Like most rights, the right secured by the Second Amendment is not unlimited. From Blackstone through the 19th-century cases, commentators and courts routinely explained that the right was not a right to keep and carry any weapon whatsoever in any manner whatsoever and for whatever purpose. For example, the majority of the 19th-century courts to consider the question held that prohibitions on carrying concealed weapons were lawful under the Second Amendment or state analogues. Although the United States Supreme Court does not undertake an exhaustive historical analysis of the full scope of the Second Amendment, nothing in its Heller opinion should be taken to cast doubt on long-standing prohibitions on the possession of firearms by felons and the mentally ill, or laws forbidding the carrying of firearms in sensitive places such as schools and government buildings, or laws imposing conditions and qualifications on the commercial sale of arms. The Supreme Court identifies these presumptively lawful regulatory measures only as examples; the list does not purport to be exhaustive.
A special policeman filed an action against the District when it refused his application to register a handgun. The Court held that the District's ban on handgun possession in the home and its prohibition against rendering any lawful firearm in the home operable for the purposes of immediate self-defense violated the Second Amendment. The case was appealed to the Supreme Court of the United States.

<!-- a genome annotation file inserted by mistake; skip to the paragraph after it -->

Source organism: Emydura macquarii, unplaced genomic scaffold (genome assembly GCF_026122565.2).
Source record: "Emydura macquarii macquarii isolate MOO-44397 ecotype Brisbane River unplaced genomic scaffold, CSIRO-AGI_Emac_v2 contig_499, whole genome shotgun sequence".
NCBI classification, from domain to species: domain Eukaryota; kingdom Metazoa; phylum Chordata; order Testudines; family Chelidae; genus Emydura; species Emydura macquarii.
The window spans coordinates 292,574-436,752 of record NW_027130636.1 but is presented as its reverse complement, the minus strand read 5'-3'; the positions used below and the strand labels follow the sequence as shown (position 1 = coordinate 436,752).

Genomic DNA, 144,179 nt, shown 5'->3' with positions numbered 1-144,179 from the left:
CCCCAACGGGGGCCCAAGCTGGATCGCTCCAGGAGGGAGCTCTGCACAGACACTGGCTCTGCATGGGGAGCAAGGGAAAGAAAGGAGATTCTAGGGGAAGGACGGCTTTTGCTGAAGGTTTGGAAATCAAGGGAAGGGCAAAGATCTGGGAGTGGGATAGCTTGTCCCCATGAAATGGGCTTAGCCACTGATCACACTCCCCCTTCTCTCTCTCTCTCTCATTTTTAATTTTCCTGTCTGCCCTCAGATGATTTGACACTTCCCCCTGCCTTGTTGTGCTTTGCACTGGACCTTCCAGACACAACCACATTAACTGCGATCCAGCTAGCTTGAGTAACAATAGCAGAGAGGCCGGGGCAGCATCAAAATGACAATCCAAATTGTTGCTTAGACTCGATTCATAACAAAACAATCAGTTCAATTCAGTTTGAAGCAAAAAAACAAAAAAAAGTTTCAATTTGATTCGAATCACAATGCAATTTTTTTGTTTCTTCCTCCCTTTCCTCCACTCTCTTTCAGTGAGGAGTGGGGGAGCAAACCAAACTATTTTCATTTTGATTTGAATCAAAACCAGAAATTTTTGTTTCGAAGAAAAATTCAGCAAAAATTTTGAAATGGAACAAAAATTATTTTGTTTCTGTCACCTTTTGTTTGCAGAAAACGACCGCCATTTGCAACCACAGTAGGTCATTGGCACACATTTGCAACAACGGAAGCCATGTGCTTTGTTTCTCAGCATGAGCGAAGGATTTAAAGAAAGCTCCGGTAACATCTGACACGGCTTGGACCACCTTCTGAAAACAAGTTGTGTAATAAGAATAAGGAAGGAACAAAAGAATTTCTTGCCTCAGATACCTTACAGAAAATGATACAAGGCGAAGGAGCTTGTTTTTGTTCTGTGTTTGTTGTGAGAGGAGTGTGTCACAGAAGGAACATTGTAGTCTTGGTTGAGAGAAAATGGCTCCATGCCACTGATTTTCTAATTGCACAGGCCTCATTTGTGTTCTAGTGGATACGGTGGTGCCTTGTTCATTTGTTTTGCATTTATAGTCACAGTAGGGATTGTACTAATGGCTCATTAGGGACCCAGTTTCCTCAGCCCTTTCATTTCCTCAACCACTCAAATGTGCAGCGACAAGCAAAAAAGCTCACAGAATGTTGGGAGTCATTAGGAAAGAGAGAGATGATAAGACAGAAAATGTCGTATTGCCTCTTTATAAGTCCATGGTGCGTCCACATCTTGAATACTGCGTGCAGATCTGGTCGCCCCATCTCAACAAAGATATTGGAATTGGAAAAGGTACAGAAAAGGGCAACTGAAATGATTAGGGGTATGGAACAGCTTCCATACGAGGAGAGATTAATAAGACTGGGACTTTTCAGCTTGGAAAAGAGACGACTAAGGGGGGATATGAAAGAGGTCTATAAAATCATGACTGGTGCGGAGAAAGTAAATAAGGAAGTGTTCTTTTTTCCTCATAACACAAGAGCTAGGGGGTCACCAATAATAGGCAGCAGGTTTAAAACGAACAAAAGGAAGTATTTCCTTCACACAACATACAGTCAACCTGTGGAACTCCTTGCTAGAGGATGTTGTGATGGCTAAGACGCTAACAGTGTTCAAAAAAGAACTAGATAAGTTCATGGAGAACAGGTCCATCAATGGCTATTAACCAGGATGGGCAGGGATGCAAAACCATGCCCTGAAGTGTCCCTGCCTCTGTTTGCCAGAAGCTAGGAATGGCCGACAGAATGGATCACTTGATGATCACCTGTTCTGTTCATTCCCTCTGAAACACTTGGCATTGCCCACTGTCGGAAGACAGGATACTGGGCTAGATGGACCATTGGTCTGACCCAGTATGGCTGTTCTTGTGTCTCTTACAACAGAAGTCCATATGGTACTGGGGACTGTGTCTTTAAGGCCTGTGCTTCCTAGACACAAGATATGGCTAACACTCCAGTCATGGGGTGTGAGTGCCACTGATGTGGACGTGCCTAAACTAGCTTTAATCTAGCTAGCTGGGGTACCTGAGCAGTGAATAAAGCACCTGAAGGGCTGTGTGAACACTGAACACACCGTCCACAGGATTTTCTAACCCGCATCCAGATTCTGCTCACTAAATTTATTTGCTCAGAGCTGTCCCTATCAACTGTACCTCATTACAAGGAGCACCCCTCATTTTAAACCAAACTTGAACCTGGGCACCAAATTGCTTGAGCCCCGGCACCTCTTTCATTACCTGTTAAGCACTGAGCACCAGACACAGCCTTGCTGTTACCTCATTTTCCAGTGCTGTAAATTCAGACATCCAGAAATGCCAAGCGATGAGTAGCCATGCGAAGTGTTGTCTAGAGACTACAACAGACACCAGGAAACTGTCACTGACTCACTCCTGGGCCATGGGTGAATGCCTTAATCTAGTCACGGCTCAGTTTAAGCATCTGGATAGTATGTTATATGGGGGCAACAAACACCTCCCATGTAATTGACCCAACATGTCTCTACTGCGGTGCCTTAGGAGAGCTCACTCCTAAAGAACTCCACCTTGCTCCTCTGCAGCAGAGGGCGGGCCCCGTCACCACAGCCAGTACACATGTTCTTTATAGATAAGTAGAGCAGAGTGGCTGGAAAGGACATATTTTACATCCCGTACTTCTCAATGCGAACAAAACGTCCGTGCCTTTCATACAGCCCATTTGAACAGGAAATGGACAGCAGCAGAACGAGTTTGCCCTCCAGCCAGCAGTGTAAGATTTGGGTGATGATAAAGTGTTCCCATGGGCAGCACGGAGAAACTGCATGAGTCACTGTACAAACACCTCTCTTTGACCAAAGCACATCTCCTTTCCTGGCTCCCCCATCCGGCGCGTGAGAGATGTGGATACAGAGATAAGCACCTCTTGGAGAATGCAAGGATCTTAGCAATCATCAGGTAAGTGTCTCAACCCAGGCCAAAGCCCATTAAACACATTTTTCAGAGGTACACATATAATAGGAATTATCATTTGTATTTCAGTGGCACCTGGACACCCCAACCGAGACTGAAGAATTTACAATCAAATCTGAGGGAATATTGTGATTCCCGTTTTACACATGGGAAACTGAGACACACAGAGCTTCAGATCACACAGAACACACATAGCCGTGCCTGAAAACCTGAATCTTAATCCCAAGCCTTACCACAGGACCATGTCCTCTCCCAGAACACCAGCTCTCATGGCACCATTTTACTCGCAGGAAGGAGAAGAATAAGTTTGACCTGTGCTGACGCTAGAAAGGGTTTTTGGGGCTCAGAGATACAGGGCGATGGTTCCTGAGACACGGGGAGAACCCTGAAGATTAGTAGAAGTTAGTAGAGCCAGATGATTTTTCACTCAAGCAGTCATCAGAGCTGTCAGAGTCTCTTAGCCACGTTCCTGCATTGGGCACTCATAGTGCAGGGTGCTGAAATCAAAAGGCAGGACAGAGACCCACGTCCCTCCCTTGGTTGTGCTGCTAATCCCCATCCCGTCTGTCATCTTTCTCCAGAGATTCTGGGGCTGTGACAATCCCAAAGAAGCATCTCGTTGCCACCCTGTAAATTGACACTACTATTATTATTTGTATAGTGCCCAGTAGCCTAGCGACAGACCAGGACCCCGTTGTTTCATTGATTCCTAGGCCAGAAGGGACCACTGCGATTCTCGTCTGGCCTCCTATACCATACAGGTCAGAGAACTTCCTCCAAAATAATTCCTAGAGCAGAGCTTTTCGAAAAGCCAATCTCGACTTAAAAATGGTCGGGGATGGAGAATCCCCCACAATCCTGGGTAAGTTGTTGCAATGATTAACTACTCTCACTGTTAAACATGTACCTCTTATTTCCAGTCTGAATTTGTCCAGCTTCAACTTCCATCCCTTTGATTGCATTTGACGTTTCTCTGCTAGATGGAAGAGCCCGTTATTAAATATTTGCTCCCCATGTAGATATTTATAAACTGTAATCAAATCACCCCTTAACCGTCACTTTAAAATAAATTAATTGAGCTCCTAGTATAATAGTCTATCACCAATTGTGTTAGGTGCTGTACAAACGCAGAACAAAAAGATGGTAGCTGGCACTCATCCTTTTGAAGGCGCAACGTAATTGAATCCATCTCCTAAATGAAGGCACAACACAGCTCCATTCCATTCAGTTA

Does a ban on operable guns for immediate self-defense violate the Second Amendment?
The Court held that the District must permit the policeman to register his handgun and issue him a license to carry it in his home. The Court held that the Second Amendment protected an individual right to possess a firearm unconnected with service in a militia and to use that firearm for traditionally lawful purposes, such as self-defense within the home. The Court determined that the Second Amendment's prefatory clause announced a purpose but did not limit or expand the scope of the operative clause. The operative clause's text and history demonstrated that it connoted an individual right to keep and bear arms, and the Court's reading of the operative clause was consistent with the announced purpose of the prefatory clause. None of the Court's precedents foreclosed its conclusions. The Court held that the Second Amendment right was not unlimited, and it noted that its opinion should not be taken to cast doubt on certain long-standing prohibitions related to firearms.